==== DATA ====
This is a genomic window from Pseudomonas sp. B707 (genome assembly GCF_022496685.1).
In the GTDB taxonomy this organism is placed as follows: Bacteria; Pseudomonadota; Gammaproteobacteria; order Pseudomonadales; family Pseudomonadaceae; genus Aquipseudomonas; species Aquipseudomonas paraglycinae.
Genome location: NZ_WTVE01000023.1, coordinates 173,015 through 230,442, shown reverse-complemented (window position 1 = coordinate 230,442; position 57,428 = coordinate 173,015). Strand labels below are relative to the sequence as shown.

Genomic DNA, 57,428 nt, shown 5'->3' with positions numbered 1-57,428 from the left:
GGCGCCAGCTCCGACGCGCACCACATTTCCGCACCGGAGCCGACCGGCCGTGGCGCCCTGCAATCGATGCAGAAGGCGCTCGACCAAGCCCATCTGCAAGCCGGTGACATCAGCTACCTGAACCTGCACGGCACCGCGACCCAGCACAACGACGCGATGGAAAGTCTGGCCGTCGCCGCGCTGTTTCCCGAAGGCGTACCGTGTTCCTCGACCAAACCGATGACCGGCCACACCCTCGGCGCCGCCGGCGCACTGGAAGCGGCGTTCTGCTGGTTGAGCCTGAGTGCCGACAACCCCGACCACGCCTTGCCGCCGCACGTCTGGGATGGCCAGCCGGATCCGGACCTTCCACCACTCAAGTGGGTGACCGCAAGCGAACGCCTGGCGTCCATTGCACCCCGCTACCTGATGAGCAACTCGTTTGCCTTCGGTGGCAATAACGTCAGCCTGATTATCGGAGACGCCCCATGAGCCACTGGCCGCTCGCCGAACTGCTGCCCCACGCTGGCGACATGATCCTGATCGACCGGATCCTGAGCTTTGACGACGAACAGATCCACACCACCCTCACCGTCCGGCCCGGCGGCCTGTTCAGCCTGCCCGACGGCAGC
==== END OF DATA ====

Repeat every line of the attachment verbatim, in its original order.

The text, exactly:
This is a genomic window from Pseudomonas sp. B707 (genome assembly GCF_022496685.1).
In the GTDB taxonomy this organism is placed as follows: Bacteria; Pseudomonadota; Gammaproteobacteria; order Pseudomonadales; family Pseudomonadaceae; genus Aquipseudomonas; species Aquipseudomonas paraglycinae.
Genome location: NZ_WTVE01000023.1, coordinates 173,015 through 230,442, shown reverse-complemented (window position 1 = coordinate 230,442; position 57,428 = coordinate 173,015). Strand labels below are relative to the sequence as shown.

Genomic DNA, 57,428 nt, shown 5'->3' with positions numbered 1-57,428 from the left:
GGCGCCAGCTCCGACGCGCACCACATTTCCGCACCGGAGCCGACCGGCCGTGGCGCCCTGCAATCGATGCAGAAGGCGCTCGACCAAGCCCATCTGCAAGCCGGTGACATCAGCTACCTGAACCTGCACGGCACCGCGACCCAGCACAACGACGCGATGGAAAGTCTGGCCGTCGCCGCGCTGTTTCCCGAAGGCGTACCGTGTTCCTCGACCAAACCGATGACCGGCCACACCCTCGGCGCCGCCGGCGCACTGGAAGCGGCGTTCTGCTGGTTGAGCCTGAGTGCCGACAACCCCGACCACGCCTTGCCGCCGCACGTCTGGGATGGCCAGCCGGATCCGGACCTTCCACCACTCAAGTGGGTGACCGCAAGCGAACGCCTGGCGTCCATTGCACCCCGCTACCTGATGAGCAACTCGTTTGCCTTCGGTGGCAATAACGTCAGCCTGATTATCGGAGACGCCCCATGAGCCACTGGCCGCTCGCCGAACTGCTGCCCCACGCTGGCGACATGATCCTGATCGACCGGATCCTGAGCTTTGACGACGAACAGATCCACACCACCCTCACCGTCCGGCCCGGCGGCCTGTTCAGCCTGCCCGACGGCAGC